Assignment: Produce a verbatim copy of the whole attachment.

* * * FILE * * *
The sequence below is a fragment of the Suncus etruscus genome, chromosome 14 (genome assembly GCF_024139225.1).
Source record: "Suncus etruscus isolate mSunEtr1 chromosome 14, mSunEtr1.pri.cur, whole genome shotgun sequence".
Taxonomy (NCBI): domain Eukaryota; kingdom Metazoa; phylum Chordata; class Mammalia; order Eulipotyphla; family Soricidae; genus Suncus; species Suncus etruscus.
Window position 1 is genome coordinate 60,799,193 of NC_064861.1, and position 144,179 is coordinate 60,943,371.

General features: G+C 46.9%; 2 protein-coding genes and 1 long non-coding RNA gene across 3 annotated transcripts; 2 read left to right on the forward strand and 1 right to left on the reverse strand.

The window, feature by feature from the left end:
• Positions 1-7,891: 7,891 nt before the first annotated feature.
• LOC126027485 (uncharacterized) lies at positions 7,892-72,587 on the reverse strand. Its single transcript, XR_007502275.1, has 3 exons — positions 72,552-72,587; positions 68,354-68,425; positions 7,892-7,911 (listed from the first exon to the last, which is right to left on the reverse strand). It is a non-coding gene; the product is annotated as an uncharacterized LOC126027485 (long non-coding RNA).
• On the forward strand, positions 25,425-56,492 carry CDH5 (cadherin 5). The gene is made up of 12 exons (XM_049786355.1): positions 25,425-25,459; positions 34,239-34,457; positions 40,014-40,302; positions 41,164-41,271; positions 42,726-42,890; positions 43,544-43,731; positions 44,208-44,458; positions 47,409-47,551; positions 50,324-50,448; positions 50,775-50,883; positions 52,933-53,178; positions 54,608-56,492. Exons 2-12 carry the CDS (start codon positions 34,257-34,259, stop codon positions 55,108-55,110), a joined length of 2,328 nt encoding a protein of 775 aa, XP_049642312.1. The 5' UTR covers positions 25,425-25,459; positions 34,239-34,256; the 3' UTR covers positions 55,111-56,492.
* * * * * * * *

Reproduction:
The sequence below is a fragment of the Suncus etruscus genome, chromosome 14 (genome assembly GCF_024139225.1).
Source record: "Suncus etruscus isolate mSunEtr1 chromosome 14, mSunEtr1.pri.cur, whole genome shotgun sequence".
Taxonomy (NCBI): domain Eukaryota; kingdom Metazoa; phylum Chordata; class Mammalia; order Eulipotyphla; family Soricidae; genus Suncus; species Suncus etruscus.
Window position 1 is genome coordinate 60,799,193 of NC_064861.1, and position 144,179 is coordinate 60,943,371.

General features: G+C 46.9%; 2 protein-coding genes and 1 long non-coding RNA gene across 3 annotated transcripts; 2 read left to right on the forward strand and 1 right to left on the reverse strand.

The window, feature by feature from the left end:
• Positions 1-7,891: 7,891 nt before the first annotated feature.
• LOC126027485 (uncharacterized) lies at positions 7,892-72,587 on the reverse strand. Its single transcript, XR_007502275.1, has 3 exons — positions 72,552-72,587; positions 68,354-68,425; positions 7,892-7,911 (listed from the first exon to the last, which is right to left on the reverse strand). It is a non-coding gene; the product is annotated as an uncharacterized LOC126027485 (long non-coding RNA).
• On the forward strand, positions 25,425-56,492 carry CDH5 (cadherin 5). The gene is made up of 12 exons (XM_049786355.1): positions 25,425-25,459; positions 34,239-34,457; positions 40,014-40,302; positions 41,164-41,271; positions 42,726-42,890; positions 43,544-43,731; positions 44,208-44,458; positions 47,409-47,551; positions 50,324-50,448; positions 50,775-50,883; positions 52,933-53,178; positions 54,608-56,492. Exons 2-12 carry the CDS (start codon positions 34,257-34,259, stop codon positions 55,108-55,110), a joined length of 2,328 nt encoding a protein of 775 aa, XP_049642312.1. The 5' UTR covers positions 25,425-25,459; positions 34,239-34,256; the 3' UTR covers positions 55,111-56,492.